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Date Posted: 17:31:45 08/11/17 Fri
Author: Chris McLoughlin (Chris McLoughlin)
Subject: From a musicians point of view
In reply to: So frustrating 's message, "Music speed. Why is it never consistent for grades? Even when on the syllabus?" on 15:38:02 08/06/17 Sun

The set speeds regarded by CLRG were introduced in January of this year. The biggest difference was the speeds for beginner and advanced beginner regarding reels, slip jigs, and light jigs. The speeds for novice through open champs are the same for all light dances. For heavy rounds, dancers from novice through prizewinners have a choice of speed for their jig or hornpipe. Those dancers should know their music before getting on line. Another thing that throws a wrench in the works, is having one or 2 musicians playing for 4 stages at a time. Stage A might be a beginner 1 competition, stage B could be beginner 2, stage C could be novice, and stage D could be prizewinners. When we set up first thing in the morning (especially on a grades stage) we pretty much assume we're starting with beginners. It's not always the case but generally it is. 2 out of 4 stages potentially could be doing different speeds for light dances. Perhaps the person doing the schedule doesn't realize that and expects 4 stages to be going at the same time. This can make for an uncomfortable situation.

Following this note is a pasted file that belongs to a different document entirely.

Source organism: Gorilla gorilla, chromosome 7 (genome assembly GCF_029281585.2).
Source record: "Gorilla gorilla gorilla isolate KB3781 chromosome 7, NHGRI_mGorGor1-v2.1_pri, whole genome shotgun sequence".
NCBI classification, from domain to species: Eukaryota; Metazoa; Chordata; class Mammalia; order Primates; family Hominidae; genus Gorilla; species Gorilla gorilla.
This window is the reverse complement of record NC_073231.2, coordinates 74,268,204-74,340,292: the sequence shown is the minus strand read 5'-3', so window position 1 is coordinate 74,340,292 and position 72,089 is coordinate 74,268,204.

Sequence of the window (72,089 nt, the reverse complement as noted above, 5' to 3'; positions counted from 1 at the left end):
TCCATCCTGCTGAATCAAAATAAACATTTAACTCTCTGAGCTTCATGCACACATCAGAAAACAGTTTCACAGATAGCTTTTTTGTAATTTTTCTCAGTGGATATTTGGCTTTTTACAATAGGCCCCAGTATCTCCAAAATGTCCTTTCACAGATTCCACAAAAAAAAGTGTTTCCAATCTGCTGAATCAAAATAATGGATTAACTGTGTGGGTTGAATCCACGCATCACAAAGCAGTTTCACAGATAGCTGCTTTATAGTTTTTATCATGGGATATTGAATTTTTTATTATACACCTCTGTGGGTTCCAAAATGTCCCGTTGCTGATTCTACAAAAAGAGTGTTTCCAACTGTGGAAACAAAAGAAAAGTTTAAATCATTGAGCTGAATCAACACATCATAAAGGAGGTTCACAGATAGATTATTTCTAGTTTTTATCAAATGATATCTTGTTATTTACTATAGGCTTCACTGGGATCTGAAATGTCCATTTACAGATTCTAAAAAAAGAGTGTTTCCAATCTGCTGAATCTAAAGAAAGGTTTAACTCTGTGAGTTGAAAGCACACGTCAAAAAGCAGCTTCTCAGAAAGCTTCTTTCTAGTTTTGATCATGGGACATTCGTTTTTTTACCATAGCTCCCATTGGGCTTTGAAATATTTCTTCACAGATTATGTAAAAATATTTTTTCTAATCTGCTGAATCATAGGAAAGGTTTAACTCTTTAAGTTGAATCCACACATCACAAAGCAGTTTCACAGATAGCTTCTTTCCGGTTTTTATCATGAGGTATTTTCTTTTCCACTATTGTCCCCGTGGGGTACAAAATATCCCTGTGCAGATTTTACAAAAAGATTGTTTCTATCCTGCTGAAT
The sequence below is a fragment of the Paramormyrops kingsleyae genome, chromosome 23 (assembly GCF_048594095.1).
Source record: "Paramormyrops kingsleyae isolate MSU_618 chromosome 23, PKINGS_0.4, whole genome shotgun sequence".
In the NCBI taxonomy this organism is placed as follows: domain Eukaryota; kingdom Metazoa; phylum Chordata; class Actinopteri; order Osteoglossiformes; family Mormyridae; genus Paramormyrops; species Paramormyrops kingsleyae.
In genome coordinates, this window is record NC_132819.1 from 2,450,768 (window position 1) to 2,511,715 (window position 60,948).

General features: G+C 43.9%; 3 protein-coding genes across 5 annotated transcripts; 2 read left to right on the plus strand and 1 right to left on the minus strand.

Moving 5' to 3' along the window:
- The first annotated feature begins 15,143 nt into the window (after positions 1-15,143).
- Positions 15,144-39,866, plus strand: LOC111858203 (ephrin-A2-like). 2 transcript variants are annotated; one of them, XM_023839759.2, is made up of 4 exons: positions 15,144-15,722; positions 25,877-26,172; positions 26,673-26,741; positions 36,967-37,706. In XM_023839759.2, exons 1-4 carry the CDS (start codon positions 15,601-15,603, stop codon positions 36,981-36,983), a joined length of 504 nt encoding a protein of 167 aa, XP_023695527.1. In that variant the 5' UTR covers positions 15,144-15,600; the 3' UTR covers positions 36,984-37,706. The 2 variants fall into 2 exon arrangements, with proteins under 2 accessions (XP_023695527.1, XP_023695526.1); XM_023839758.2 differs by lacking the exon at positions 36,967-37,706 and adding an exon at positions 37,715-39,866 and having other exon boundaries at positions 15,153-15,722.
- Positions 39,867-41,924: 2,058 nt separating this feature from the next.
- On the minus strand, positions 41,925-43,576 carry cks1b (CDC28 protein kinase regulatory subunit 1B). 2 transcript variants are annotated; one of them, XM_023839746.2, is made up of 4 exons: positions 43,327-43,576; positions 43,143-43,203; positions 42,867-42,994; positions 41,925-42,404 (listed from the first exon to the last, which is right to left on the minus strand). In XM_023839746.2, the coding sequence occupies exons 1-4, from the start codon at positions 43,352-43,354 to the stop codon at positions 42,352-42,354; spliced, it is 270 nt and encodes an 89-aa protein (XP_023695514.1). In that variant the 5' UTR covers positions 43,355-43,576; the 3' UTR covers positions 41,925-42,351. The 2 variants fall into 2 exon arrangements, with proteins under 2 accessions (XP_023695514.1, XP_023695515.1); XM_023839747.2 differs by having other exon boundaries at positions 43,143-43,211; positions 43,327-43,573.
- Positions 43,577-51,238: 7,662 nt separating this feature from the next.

I can also tell the posters above, that the majority of musicians have danced themselves and certainly understand the difference between fast and slow. We all have metronomes and drum machines and each are set to the proper speeds for each dance. I can also tell you that it's very difficult to start a metronome app on your phone to get in time with the music that's being played. We play to a speed that's recorded in beats per minute. So unless you have an internal clock (other than one Mississippi) it's impossible to take a metronome app and gauge the speed of the music. A good experiment to prove the example is to try and set it to a tick-tock clock. 60 BPM. I know I'm only responding to a such a small percentage of people who choose to place the blame on musicians. To those that do, this is more than a job, this is giving up weekends, vacations, etc. There's loads of brilliant musicians out there, but not too many who do what we do. Anyway, happy dancing! And if you think I messed up, make a point of coming up to me and telling me. We're all open to criticism, and I genuinely think that we're the first to admit a mistake.

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